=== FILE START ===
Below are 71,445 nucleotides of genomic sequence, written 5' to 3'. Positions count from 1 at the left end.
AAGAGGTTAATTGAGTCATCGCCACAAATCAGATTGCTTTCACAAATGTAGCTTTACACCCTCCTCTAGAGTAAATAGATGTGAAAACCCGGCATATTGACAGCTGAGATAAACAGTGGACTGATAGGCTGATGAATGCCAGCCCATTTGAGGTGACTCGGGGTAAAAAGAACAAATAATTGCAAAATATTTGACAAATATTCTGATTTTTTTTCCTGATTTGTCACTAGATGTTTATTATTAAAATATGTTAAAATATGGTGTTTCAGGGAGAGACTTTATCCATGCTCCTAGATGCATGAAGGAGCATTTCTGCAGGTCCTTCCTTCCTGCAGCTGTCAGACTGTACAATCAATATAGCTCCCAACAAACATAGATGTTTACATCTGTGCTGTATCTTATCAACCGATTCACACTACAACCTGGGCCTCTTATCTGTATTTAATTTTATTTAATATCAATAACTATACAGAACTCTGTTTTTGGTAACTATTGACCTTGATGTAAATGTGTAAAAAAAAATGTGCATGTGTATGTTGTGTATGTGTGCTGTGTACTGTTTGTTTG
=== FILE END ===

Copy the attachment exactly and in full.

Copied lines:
Below are 71,445 nucleotides of genomic sequence, written 5' to 3'. Positions count from 1 at the left end.
AAGAGGTTAATTGAGTCATCGCCACAAATCAGATTGCTTTCACAAATGTAGCTTTACACCCTCCTCTAGAGTAAATAGATGTGAAAACCCGGCATATTGACAGCTGAGATAAACAGTGGACTGATAGGCTGATGAATGCCAGCCCATTTGAGGTGACTCGGGGTAAAAAGAACAAATAATTGCAAAATATTTGACAAATATTCTGATTTTTTTTCCTGATTTGTCACTAGATGTTTATTATTAAAATATGTTAAAATATGGTGTTTCAGGGAGAGACTTTATCCATGCTCCTAGATGCATGAAGGAGCATTTCTGCAGGTCCTTCCTTCCTGCAGCTGTCAGACTGTACAATCAATATAGCTCCCAACAAACATAGATGTTTACATCTGTGCTGTATCTTATCAACCGATTCACACTACAACCTGGGCCTCTTATCTGTATTTAATTTTATTTAATATCAATAACTATACAGAACTCTGTTTTTGGTAACTATTGACCTTGATGTAAATGTGTAAAAAAAAATGTGCATGTGTATGTTGTGTATGTGTGCTGTGTACTGTTTGTTTG